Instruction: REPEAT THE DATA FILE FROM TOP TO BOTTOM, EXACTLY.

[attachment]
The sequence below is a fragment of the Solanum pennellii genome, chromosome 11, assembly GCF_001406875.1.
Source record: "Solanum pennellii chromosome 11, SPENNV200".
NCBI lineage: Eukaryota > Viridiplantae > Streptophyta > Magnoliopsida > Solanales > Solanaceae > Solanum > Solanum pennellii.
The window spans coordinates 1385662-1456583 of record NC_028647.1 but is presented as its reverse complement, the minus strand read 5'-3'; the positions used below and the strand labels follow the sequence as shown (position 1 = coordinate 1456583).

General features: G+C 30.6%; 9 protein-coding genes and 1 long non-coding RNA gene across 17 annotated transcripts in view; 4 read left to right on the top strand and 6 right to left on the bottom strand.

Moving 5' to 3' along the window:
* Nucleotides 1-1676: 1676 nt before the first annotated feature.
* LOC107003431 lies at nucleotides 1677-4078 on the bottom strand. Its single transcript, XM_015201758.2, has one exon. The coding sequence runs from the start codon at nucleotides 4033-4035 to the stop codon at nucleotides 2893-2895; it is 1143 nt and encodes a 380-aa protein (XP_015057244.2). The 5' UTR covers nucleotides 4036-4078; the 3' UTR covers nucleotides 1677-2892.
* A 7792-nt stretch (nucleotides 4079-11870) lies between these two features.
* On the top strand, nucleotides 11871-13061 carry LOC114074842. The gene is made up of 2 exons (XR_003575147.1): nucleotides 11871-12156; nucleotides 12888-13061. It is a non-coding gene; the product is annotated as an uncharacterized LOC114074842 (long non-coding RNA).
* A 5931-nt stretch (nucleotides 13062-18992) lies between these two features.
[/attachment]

The sequence below is a fragment of the Solanum pennellii genome, chromosome 11, assembly GCF_001406875.1.
Source record: "Solanum pennellii chromosome 11, SPENNV200".
NCBI lineage: Eukaryota > Viridiplantae > Streptophyta > Magnoliopsida > Solanales > Solanaceae > Solanum > Solanum pennellii.
The window spans coordinates 1385662-1456583 of record NC_028647.1 but is presented as its reverse complement, the minus strand read 5'-3'; the positions used below and the strand labels follow the sequence as shown (position 1 = coordinate 1456583).

General features: G+C 30.6%; 9 protein-coding genes and 1 long non-coding RNA gene across 17 annotated transcripts in view; 4 read left to right on the top strand and 6 right to left on the bottom strand.

Moving 5' to 3' along the window:
* Nucleotides 1-1676: 1676 nt before the first annotated feature.
* LOC107003431 lies at nucleotides 1677-4078 on the bottom strand. Its single transcript, XM_015201758.2, has one exon. The coding sequence runs from the start codon at nucleotides 4033-4035 to the stop codon at nucleotides 2893-2895; it is 1143 nt and encodes a 380-aa protein (XP_015057244.2). The 5' UTR covers nucleotides 4036-4078; the 3' UTR covers nucleotides 1677-2892.
* A 7792-nt stretch (nucleotides 4079-11870) lies between these two features.
* On the top strand, nucleotides 11871-13061 carry LOC114074842. The gene is made up of 2 exons (XR_003575147.1): nucleotides 11871-12156; nucleotides 12888-13061. It is a non-coding gene; the product is annotated as an uncharacterized LOC114074842 (long non-coding RNA).
* A 5931-nt stretch (nucleotides 13062-18992) lies between these two features.